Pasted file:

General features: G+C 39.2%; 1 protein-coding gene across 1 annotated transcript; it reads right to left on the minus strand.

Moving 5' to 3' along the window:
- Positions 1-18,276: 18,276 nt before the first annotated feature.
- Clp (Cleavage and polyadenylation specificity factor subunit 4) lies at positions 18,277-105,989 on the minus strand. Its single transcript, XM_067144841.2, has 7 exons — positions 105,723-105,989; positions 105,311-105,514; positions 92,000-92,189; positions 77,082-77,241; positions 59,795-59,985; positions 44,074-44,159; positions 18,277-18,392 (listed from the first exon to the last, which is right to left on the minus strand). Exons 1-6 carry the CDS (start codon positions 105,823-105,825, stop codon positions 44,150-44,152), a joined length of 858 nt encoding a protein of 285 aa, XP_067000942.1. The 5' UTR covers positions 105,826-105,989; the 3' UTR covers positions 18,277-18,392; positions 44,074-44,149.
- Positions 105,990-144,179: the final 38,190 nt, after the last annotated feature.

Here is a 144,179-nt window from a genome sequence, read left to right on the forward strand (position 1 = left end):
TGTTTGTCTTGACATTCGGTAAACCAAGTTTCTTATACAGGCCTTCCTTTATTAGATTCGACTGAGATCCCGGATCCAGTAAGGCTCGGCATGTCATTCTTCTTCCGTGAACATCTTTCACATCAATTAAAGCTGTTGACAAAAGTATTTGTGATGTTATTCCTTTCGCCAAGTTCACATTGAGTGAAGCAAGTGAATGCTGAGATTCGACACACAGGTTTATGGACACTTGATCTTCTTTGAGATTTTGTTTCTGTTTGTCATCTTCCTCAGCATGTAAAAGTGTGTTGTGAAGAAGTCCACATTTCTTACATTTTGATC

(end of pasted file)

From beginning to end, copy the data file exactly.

General features: G+C 39.2%; 1 protein-coding gene across 1 annotated transcript; it reads right to left on the minus strand.

Moving 5' to 3' along the window:
- Positions 1-18,276: 18,276 nt before the first annotated feature.
- Clp (Cleavage and polyadenylation specificity factor subunit 4) lies at positions 18,277-105,989 on the minus strand. Its single transcript, XM_067144841.2, has 7 exons — positions 105,723-105,989; positions 105,311-105,514; positions 92,000-92,189; positions 77,082-77,241; positions 59,795-59,985; positions 44,074-44,159; positions 18,277-18,392 (listed from the first exon to the last, which is right to left on the minus strand). Exons 1-6 carry the CDS (start codon positions 105,823-105,825, stop codon positions 44,150-44,152), a joined length of 858 nt encoding a protein of 285 aa, XP_067000942.1. The 5' UTR covers positions 105,826-105,989; the 3' UTR covers positions 18,277-18,392; positions 44,074-44,149.
- Positions 105,990-144,179: the final 38,190 nt, after the last annotated feature.

Here is a 144,179-nt window from a genome sequence, read left to right on the forward strand (position 1 = left end):
TGTTTGTCTTGACATTCGGTAAACCAAGTTTCTTATACAGGCCTTCCTTTATTAGATTCGACTGAGATCCCGGATCCAGTAAGGCTCGGCATGTCATTCTTCTTCCGTGAACATCTTTCACATCAATTAAAGCTGTTGACAAAAGTATTTGTGATGTTATTCCTTTCGCCAAGTTCACATTGAGTGAAGCAAGTGAATGCTGAGATTCGACACACAGGTTTATGGACACTTGATCTTCTTTGAGATTTTGTTTCTGTTTGTCATCTTCCTCAGCATGTAAAAGTGTGTTGTGAAGAAGTCCACATTTCTTACATTTTGATC